An Israeli start-up claims it may be able to put an end to the viruses, malware, and trojan horses that cost the world economy hundreds of billions of dollars a year. Not only does Cyactive say it can stop viruses that are already “in the wild,” currently causing damage, but according to CEO & Co-Founder, Liran Tancman, it can beat them most of them even before they are invented.
The secret? Viruses are overwhelmingly evolutionary, not revolutionary. “Much of the code found in even major attacks is reused over and over again in new attacks,” Tancman said. “There has actually never been a virus that did not draw substantially on malware that was already in existence.”
Especially today, when hacking has become such a lucrative worldwide business, hackers need to produce. They don’t have time to reinvent the wheel; nor do they have to as things stand, said Tancman. “The problem is that cyber-security is reactive, not proactive. A company will spend hundreds of thousands or millions of dollars to secure themselves against a major malware variant, fighting off a specific attack.” But getting around those defenses is easy for a hacker. “All they have to do is insert some changes in their malware code, and they are in the clear. For $150, a cybercriminal can hire a hacker to do $25 million of damage, and then do it again a few months later, making very minor changes to their malware code.”
Tancman, a former head of Cyber-strategy in an elite IDF intelligence unit with a decade of experience in Israel’s intelligence corps, has been thinking about this phenomenon for a long time — and has developed what he believes can become the solution to all malware and viruses, present and future. “If we can develop defenses against the core of the malware, the 98% of the code that is just a variant of existing malware, we could end virus attacks for good,” Tracman said.
Cyactive has developed smart algorithms that Tancman says explore and analyze malware to see where it came from, and where it is going. “You can see very clearly what the ‘keychain of exploitation’ is, the methods hackers are using now and the variants they are likely to use,” said Tancman. “Even the major attacks of recent years, like Flame, Stuxnet, and others, use a similar core.” For hackers, there really is no alternative; they have neither the time, resources, or even skills to build a whole new exploitation keychain that will attack systems from other angles, he claims.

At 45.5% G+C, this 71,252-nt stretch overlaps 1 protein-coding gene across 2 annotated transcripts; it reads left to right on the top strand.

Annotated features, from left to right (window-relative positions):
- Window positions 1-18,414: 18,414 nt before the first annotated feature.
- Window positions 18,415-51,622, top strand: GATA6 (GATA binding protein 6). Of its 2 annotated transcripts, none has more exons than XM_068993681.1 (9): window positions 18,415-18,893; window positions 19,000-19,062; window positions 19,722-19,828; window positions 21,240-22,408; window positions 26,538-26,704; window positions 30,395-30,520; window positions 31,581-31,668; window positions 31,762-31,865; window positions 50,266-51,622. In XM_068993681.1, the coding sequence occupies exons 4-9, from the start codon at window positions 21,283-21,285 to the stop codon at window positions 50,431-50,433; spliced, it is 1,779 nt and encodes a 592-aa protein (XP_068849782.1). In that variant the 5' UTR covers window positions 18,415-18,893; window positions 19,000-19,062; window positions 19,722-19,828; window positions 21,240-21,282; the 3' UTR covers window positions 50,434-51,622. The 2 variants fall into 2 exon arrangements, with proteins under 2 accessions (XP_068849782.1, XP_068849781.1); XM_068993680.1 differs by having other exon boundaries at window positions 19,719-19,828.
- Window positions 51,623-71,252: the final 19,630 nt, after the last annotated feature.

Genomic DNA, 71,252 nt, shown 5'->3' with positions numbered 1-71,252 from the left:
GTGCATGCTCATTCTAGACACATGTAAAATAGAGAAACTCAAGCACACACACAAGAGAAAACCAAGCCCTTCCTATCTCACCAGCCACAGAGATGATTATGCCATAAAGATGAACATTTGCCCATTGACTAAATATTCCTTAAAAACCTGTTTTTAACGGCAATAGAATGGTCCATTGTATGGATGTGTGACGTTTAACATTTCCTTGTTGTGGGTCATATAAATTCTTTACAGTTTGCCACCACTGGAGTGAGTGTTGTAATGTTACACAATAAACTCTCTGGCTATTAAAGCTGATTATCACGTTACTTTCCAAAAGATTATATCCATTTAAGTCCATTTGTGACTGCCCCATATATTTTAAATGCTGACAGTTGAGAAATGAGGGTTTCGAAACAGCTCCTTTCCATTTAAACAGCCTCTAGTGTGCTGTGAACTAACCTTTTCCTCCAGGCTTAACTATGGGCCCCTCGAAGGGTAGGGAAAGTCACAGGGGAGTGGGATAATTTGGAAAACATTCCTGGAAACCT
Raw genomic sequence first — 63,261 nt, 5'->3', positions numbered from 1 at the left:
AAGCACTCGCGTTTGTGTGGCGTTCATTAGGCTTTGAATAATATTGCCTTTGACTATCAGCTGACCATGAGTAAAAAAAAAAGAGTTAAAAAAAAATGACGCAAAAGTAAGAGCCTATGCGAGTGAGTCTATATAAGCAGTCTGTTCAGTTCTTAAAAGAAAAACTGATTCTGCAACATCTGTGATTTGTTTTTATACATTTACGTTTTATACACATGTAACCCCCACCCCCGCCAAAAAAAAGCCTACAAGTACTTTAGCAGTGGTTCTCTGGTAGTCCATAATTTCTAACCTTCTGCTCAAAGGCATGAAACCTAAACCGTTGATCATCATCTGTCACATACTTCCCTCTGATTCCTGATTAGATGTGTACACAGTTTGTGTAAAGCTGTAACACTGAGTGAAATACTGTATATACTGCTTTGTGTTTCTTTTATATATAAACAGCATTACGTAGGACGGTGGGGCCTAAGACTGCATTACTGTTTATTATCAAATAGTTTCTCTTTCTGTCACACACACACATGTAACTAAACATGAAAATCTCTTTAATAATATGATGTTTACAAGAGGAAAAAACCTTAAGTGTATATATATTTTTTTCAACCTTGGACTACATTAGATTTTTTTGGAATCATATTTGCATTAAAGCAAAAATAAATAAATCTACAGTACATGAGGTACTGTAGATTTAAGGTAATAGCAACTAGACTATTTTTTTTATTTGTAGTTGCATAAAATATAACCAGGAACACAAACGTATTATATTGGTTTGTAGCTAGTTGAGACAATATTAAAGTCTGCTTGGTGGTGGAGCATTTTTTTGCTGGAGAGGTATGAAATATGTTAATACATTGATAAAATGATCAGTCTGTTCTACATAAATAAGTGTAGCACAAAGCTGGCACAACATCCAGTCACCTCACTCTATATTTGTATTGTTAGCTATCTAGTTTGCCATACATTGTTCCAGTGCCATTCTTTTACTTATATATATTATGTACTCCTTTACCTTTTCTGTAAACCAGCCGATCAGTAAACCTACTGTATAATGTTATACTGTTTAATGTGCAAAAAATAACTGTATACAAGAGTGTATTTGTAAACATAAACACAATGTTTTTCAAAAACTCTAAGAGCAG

To be fair, hackers are just responding to the derivative work being done by programmers. For example, a specific piece of malware, the Linux.Darlloz worm, was developed several years ago to attack a vulnerability in Linux-based machines running PHP, a scripting language. The worm was “patched” (resolved) in 2012, but has in recent months taken on new life to attack computer systems that cannot be patched by users — such as the computer chips installed in “Internet of Things” devices like refrigerators and washing machines.
This, according to Tancman, is an excellent example of why he established Cyactive. With a slight change to allow it to hit non-PCs, “the Linux.Darlloz worm demonstrates the risk of code reuse in environments that don’t support patches or antivirus software,” he wrote in a recent blog post. “The embedded machines used in the ‘Internet of Things,’ based on known operating systems (or their derivatives), carry on the same vulnerabilities as servers and PCs using those OS, as do all devices using such derivatives. Hackers have taken advantage of reusing code in such environments and therefore these attacks will probably be the first option malware programmers will turn to when attacking the Internet of Things.”
If hackers are able to stage a major attack in which they hack into “smart” washing machines around the world to ruin clothing by running the hot cycle on permanent press clothing, Linux.Darlloz may be the way to do it. The hard work and effort to patch the virus will have gone to naught if it still manages to ruin tens of millions of dollars worth of clothing.
But Cyactive’s system can arrest that process, said Tancman. “Since we know what goes into such malware, we can defend against that specific vulnerability, as well as others that hackers are likely to go after that are related to the original hack,” he said. Cyactive’s system does this by analyzing the vulnerability and seeing what directions hackers are likely to take in order to “retool” it to get around existing anti-virus systems. “Instead of being on the defensive, we can develop these anti-virus tools before the new hacks are even created, putting the burden on the hackers,” said Tancman.
If he’s right, Tancman said, hacking will become almost impossible overnight, and even if hackers manage to develop new core technologies, all it would take is one attack for Cyactive to defang that new approach — and develop a new suite of anti-malware components to battle that new exploitation keychain. “Eventually hackers will get the message, that the work they are putting into hacking just isn’t paying off like it used to,” argues Tancman — with the result being an end to hacking as we know it.
This is not pie in the sky, according to Yoav Tzruya, a partner at Jerusalem Venture Partners (JVP) and a member of Cyactive’s board. “We met Liran and his co-founder and CTO Shlomi Boutnaru, and realized we had some special people here,” Tzruya said. “They are both acclaimed cyber-security professionals who have won major awards. What they are essentially doing is applying the principles of genetic computation to detect the next generation of viruses.”
Cyactive was established just last year, and was the first start-up accepted into JVP’s new cyber-security incubator, located in Beersheba. “They just started and already they are candidates for some large investments,” said Tzruya. “This technology is a great example of the cyber-security capabilities being developed in Israel at JVP’s incubator.”